* Next, he claims that atheist scientists cannot admit of the possibility of sin. This is also profoundly ignorant. Of course they can. But they can also admit of the possibility of the Flying Spaghetti Monster. Possibility does not imply probability.
* "If man is just a speck of dust turned into a human being" - what the heck was that?! That was not oversimplication. That was just bold-faced deceit and/or incredible ignorance.
* Saying that without God, there is no basis for morality. How about empathy? We have the ability to empathize with others. Is this not good enough reason to act considerately? For many of us it is. And sometimes we act inconsiderately - whether we are theists or atheists or whatever (in fact, evidence suggests that atheists are actually far better behaved than theists, on average). We're not perfect moral agents, but we have no need for a God to justify morality. And that we have a moral sense independent of God is pretty obvious given that no one follows their religious scriptures to a tee - every theist cherry-picks. And why are atheists remarkably under-represented in the US prison system? And why is the US, the most religious Western nation, boasting one of the most horrible crime records in the West, while largely atheistic nations like Sweden have relatively sparkling records with respect to criminality, citizen well-ness, etc.?

Anonymous said...

Lastly, regarding Dawkins' quote. There absolutely is good reason to suggest that raising a child Catholic (or of any other faith) can produce lasting negative consequences:
1. You are indoctrinating them into a belief system that after thousands of years still cannot be defended rationally. By indoctrinating them early on, one impedes their later ability to think honestly about the validity of the beliefs.
2. You are inculcating in them a set of socially divisive beliefs that increase their likelihood and the likelihood of society of experiencing difficult-to-resolve conflicts because once a person is dogmatized they become highly resistant to honest discussion. And when they're dogmatized with regard to religion, they can come to view their perceived to be infallible beliefs on morality and the universe as being of greater importance than other people.
3. What if they turn out to be gay? To want to have an abortion? To want to marry someone of another faith but are a part of a strict family and community? Their lives are being limited not by the bounds of rationality with respect to human rights and well-being, but based on irrational dogma.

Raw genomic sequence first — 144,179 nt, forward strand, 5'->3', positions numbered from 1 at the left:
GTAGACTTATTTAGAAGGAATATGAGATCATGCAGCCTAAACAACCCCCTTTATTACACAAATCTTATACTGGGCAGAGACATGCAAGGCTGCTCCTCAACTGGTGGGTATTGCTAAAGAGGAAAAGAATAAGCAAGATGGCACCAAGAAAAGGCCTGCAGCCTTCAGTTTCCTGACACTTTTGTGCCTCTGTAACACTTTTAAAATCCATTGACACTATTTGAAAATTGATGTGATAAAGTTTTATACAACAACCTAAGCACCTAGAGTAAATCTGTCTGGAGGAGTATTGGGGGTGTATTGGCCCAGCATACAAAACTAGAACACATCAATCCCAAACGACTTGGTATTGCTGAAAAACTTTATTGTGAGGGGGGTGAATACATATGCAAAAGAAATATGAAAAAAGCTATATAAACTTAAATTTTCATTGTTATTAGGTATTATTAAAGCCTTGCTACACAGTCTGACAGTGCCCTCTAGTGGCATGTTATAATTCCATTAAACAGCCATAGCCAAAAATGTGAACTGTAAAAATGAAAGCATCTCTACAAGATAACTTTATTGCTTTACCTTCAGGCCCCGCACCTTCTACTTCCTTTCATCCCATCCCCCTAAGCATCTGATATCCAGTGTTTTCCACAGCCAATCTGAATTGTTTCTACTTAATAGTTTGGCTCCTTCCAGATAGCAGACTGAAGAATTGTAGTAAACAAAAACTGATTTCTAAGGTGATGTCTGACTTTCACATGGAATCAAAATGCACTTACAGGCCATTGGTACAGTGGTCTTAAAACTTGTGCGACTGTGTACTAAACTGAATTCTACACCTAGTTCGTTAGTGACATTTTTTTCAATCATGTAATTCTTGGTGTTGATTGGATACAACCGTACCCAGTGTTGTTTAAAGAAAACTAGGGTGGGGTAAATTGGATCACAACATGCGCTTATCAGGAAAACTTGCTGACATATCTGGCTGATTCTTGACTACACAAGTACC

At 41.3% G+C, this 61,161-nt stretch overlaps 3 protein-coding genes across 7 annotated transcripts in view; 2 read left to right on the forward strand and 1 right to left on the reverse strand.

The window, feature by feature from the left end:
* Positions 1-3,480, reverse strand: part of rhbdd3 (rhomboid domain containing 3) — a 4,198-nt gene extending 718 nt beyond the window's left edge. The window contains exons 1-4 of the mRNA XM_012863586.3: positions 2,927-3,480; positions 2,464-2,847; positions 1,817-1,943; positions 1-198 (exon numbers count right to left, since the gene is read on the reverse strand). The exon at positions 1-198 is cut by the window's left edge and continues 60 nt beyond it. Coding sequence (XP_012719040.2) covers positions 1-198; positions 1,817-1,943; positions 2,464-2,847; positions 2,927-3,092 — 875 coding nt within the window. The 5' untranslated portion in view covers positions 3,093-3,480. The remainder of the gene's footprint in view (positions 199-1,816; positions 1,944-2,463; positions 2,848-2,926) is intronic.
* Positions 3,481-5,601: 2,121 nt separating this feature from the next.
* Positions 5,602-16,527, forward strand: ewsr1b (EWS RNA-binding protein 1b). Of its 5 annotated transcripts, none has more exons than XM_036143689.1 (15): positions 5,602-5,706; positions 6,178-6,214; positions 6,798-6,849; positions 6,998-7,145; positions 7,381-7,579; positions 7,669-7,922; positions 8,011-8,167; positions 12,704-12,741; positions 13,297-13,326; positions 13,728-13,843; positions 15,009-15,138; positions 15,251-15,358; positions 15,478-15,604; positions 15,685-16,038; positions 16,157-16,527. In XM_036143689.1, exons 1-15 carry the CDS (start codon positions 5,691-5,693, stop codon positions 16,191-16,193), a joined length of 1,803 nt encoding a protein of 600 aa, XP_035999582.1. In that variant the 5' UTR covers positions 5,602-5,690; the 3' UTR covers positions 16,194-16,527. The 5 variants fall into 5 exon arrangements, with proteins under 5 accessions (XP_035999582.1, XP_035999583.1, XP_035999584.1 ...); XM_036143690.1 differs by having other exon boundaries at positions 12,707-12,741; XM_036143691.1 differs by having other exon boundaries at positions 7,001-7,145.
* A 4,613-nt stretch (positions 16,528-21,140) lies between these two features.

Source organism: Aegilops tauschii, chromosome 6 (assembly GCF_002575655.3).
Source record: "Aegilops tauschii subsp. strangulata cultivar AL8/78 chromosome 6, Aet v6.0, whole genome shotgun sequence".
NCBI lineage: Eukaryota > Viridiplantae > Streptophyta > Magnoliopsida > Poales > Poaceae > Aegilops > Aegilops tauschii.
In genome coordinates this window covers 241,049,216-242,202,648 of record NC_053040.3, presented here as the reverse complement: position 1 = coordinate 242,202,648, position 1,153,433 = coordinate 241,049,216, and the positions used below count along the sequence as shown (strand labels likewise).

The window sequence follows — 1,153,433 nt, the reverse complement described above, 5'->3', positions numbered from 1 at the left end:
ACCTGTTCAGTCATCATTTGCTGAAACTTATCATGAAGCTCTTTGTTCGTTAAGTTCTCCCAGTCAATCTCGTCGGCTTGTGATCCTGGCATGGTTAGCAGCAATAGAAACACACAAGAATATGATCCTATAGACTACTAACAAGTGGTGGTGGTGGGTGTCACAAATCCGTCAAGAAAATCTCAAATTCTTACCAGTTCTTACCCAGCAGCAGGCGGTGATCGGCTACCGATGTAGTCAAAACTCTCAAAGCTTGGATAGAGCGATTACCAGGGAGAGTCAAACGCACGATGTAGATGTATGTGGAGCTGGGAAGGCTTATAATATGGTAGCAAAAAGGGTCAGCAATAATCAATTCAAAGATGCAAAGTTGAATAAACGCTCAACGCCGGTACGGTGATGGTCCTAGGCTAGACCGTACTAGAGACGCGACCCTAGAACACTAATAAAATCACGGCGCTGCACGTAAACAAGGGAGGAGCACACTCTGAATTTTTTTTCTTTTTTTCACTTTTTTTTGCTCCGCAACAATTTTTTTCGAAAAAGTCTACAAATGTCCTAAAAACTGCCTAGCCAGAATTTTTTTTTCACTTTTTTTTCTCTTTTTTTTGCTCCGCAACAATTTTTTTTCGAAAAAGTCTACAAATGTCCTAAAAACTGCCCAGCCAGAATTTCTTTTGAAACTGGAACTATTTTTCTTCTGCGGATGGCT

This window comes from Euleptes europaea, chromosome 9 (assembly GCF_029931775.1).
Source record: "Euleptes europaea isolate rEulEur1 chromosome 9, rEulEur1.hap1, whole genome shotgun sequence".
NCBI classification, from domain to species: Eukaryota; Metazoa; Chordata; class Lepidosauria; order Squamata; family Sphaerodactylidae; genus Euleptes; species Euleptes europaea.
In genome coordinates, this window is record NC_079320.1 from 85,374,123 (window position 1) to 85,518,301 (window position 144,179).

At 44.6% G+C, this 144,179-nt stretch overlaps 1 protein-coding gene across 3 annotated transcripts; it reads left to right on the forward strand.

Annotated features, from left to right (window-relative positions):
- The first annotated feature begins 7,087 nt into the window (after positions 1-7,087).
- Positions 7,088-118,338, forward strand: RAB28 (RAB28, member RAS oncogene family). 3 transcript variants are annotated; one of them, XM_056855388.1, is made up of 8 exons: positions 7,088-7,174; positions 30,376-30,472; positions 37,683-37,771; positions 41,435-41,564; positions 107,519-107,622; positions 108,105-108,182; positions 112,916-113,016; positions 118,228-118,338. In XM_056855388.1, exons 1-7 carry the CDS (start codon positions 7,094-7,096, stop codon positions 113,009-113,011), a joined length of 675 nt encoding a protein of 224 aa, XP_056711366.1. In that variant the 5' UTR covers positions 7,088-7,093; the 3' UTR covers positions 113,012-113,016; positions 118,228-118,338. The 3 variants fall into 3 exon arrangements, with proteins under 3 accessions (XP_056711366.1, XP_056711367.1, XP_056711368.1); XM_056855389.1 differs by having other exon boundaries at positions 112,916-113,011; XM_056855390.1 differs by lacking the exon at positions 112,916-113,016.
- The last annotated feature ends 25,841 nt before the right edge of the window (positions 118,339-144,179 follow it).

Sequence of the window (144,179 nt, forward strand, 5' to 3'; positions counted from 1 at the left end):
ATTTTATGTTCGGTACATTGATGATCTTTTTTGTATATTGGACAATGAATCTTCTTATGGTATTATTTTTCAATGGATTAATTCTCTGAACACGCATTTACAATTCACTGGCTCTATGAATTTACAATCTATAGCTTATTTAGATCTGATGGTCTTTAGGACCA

Anonymous said...

I'll add, though, that Dawkins' given statement was hyperbolic. However, there was surely an element of truth to it.

Anonymous said...

If Dawkins says something stupid, then it is ok for Stein to also say something stupid? I keep searching the used book stores for a copy of your "logic" textbook.

Anonymous said...

Perhaps I should look in the humor section.

Martin Cothran said...


I chided Stein too. Reading the post would help (that might be your problem finding my book too).

Lee said...

Dawkins has actually gone further than that. He thinks bringing children up as Christians is child abuse...

> "I am persuaded that the phrase 'child abuse' is no exaggeration where used to describe what teachers and priests are doing to children whom they encourage to believe in something like the punishment of unshriven mortal sins in an eternal hell." (The God Delusion, p. 318)"

And then Dawkins approvingly quotes Nicholas Humphries, saying that the state should step in and prevent such an education:

> "So we should no more allow parents to teach their children to believe, for example, in the literal truth of the Bible or that the planets rule their lives than we should allow parents to knock their children's teeth out or lock them in a dungeon"

Perhaps the first step would be to forcibly take children away from such parents and put them in an orphanage. What's the next step? Locking such parents up in jail, or in a re-education camp?

One of the more persistent criticisms of Christians is that they want to impose their morality on others who don't share it. Seems to me that if that were true, Christians would not differ greatly from their harshest critics.